At some point or other in our lives, many of us fall prey to poor posture and forget to put time and energy into strengthening our core. We're constantly on our iPhones, slumped over at our desks, or sitting on a couch at a coffee shop with a laptop on our laps. With a modern world that lends itself to constant hunching, working on strengthening our core is the key to improved confidence, overall strength, and injury prevention.
Pilates has been around since founder Joseph Pilates invented it in the early 1900s. He brought his tried and true method to the States in the early 1920s, and people quickly fell in love with it as an injury-prevention method.
The cornerstone of Pilates has to do with controlling our core movements. A strong core means a strong back, which leads to fewer injuries. As we strengthen our core, our posture improves as a result—because our core is directly related to the health of our spine. Joseph used to say, “You’re only as young as your spine is flexible."
Practice these Pilates moves regularly and you’ll have a stronger core and infinitely better posture. When you sit and stand taller, you have access to your core power, and you'll find that you're more centered, productive, focused, and you'll have a longer, leaner body to show for it.
Start with the 100s
Lie on your back, extend your legs out at a forty-five degree angle with the heels together and toes turned out. Lift your head and neck, extend your arms forward, and pump the arms up and down, five times on an inhalation and five times on an exhalation. Repeat pressing the arms up and down 10 times for 100 hundred pumps. This is great for developing strength in the transverse abdominals.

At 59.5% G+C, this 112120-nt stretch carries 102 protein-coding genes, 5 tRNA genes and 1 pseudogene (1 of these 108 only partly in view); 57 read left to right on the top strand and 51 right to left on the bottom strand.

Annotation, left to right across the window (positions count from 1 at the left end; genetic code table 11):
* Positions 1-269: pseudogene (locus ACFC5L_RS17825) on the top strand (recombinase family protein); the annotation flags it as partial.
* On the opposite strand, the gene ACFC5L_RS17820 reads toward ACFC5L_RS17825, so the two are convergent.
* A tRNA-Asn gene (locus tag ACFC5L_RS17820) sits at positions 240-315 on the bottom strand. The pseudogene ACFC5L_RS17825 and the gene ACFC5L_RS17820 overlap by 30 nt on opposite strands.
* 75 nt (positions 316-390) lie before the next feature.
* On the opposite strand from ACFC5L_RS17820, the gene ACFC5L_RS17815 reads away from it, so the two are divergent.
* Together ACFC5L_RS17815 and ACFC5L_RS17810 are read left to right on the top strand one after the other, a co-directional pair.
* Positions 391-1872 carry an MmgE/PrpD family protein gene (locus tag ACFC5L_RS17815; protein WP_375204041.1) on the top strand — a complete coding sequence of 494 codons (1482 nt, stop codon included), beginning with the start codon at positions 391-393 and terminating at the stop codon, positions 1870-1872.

Next, lie flat with your arms overhead and legs extended out in front of you. Inhale as you roll yourself up off the mat using the abdominals. Exhale, curl over the legs, and scoop the abs in and up. Slowly roll down with control, one vertebrae at a time, until your reach the mat. Repeat this 6-8 times. This is such an effective move for strengthening the entire core region and stretching out the back and shoulders.
Spine stretch forward
Sit nice and tall as you lift out of your lower back. Extend your arms in front of you like Frankenstein, scoop your belly in and up, and round over an imaginary beach ball. Inhale back up to sit tall. Repeat this 3-4 times.
This move helps us practice using our abs to sit up nice and tall. Keep the front ribs relaxed when you’re upright with your shoulders soft. Keep engaging the pelvic floor and lower abdominals.
From an upright position, extend your arms out to the sides at shoulder height. Twist to your right and imagine sawing off your pinky toe with your right pinky finger as you extend your left arm back behind you and twist deeper. Inhale up to sit, and exhale to the opposite side. Repeat the saw to each side 4-6 times.
Finish with a glute and hip strengthener. Lie on your side with your knees bent. Open and close the top leg, working the outer hips and glutes and concentrating on your turnout while also keeping the abdominals engaged. Repeat 20 times, then switch sides. This is a good one to do while watching TV at night or surfing the web. Our hips and glutes are important for keeping us upright; and weak or tight hips can cause lower back pain and weakness.
Try these moves three to four times per week, and check in throughout the day and notice when you’re slouching or rounding forward. Soon enough, you'll have your strongest core ever.
Want more advice on how to strengthen your core? Here are five moves from Reiki master and barre instructor Kelsey Patel.